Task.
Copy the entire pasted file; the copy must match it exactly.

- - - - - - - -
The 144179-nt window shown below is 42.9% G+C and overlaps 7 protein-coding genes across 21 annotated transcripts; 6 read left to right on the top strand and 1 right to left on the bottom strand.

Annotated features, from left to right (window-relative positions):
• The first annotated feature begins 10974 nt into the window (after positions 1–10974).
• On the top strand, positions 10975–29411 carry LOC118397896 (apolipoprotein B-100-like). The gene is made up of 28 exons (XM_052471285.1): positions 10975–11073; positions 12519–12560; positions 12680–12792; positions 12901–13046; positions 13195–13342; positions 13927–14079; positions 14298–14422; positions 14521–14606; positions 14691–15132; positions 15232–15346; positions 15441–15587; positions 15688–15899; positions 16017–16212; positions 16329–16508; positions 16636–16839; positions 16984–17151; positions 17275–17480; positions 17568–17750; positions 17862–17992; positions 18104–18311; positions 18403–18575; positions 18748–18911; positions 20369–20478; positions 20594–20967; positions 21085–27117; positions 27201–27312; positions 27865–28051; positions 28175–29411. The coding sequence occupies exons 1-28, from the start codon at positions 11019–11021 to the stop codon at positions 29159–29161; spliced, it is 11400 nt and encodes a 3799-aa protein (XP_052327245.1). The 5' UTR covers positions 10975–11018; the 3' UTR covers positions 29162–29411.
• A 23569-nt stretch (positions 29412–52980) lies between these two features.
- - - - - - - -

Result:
The 144179-nt window shown below is 42.9% G+C and overlaps 7 protein-coding genes across 21 annotated transcripts; 6 read left to right on the top strand and 1 right to left on the bottom strand.

Annotated features, from left to right (window-relative positions):
• The first annotated feature begins 10974 nt into the window (after positions 1–10974).
• On the top strand, positions 10975–29411 carry LOC118397896 (apolipoprotein B-100-like). The gene is made up of 28 exons (XM_052471285.1): positions 10975–11073; positions 12519–12560; positions 12680–12792; positions 12901–13046; positions 13195–13342; positions 13927–14079; positions 14298–14422; positions 14521–14606; positions 14691–15132; positions 15232–15346; positions 15441–15587; positions 15688–15899; positions 16017–16212; positions 16329–16508; positions 16636–16839; positions 16984–17151; positions 17275–17480; positions 17568–17750; positions 17862–17992; positions 18104–18311; positions 18403–18575; positions 18748–18911; positions 20369–20478; positions 20594–20967; positions 21085–27117; positions 27201–27312; positions 27865–28051; positions 28175–29411. The coding sequence occupies exons 1-28, from the start codon at positions 11019–11021 to the stop codon at positions 29159–29161; spliced, it is 11400 nt and encodes a 3799-aa protein (XP_052327245.1). The 5' UTR covers positions 10975–11018; the 3' UTR covers positions 29162–29411.
• A 23569-nt stretch (positions 29412–52980) lies between these two features.